The Dangers of the Christian Personality Cult (part 1)

A picture of Joel Osteen speaking at Lakewood Church in Houston, Texas.
Joel Osteen at Lakewood Church in Houston, Texas. This megachurch that Osteen pastors boasts the largest congregation in the United States with about 52,000 attendees per week. Public domain on Wikimedia.

The world loves celebrities, stars, heroes, and superheroes. Although the production of superhero live-action films, animations, and television series constitutes a multi-billion dollar industry, we’re not satisfied with purely fictional heroes. We also take movie stars, television personalities, musicians, authors, chefs, medical professionals, even scientists, philosophers, and religious gurus of various beliefs, and we turn them into idols. We even have the various Idol and Idol-type shows around the globe in which we look for more idols. Given this penchant for elevating mere humans to larger-than-life status, it shouldn’t be surprising that we then apply our desire for idols to Christian speakers and writers.

For many in this latter group, “Christian” must be applied very loosely, and they might better be labeled syncretic, blending Christian ideas with Eastern and New Age beliefs. But some who more closely teach and preach from the Bible, some even holding the position of pastor in a megachurch, rise to become national and international stars. Local churches, too, can have their own celebrities, often treating their pastors as infallible superstars. And it is this attribute of infallibility, or at least near faultlessness, which followers tend to ascribe to their “Christian” favorites, that I want to address in this article.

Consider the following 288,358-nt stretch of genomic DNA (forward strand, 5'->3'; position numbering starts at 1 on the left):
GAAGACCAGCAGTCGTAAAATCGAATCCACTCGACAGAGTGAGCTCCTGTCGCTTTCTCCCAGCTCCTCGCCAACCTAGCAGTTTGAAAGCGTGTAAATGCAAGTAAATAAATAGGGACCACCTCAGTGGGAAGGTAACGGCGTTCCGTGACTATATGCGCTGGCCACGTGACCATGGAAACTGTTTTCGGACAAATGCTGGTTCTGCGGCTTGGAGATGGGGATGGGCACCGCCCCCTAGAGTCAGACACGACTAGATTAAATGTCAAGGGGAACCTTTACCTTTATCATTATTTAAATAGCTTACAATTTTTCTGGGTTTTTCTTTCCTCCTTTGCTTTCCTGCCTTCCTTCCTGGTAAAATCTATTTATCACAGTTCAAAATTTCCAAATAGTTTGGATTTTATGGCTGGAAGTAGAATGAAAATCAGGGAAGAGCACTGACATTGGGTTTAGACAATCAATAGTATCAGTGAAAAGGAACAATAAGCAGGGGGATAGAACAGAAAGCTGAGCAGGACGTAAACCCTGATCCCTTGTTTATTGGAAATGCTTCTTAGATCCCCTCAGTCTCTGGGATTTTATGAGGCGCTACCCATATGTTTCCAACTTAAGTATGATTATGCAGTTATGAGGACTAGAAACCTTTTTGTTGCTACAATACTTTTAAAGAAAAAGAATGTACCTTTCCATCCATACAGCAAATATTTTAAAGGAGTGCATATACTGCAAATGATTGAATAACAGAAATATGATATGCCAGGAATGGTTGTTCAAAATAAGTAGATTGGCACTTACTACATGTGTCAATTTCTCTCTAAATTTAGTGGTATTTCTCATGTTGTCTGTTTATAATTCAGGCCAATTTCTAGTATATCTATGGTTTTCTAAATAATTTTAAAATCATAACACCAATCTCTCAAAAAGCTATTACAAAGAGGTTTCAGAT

Star Power

Humans are sinful, and one of our weaknesses is idolatry. Acting upon this weakness, we have a tendency to raise some people to a superstar status. When we consider that these superstars are beyond the reach of criticism, we have fallen into a logical fallacy called star power. Star power divides into several subsets, one of which is the popular tendency to accept an argument based on the celebrity of the person making the argument: Robert DiCloonio says the moon is made of green cheese. Robert DiCloonio is my idol. Therefore, the moon is made of green cheese. Using the moon being made of green cheese makes this sound ridiculous. But, in fact, star power fallacy is very common. The advertising industry has been successfully using one version of this fallacy for many decades. Using actors, singers, athletes, talk show hosts, musicians, and other famous people to promote items ranging from breakfast cereals to skin cream to credit cards apparently works to increase sales despite the fact that we have no reason to believe that these stars have any special knowledge of these products.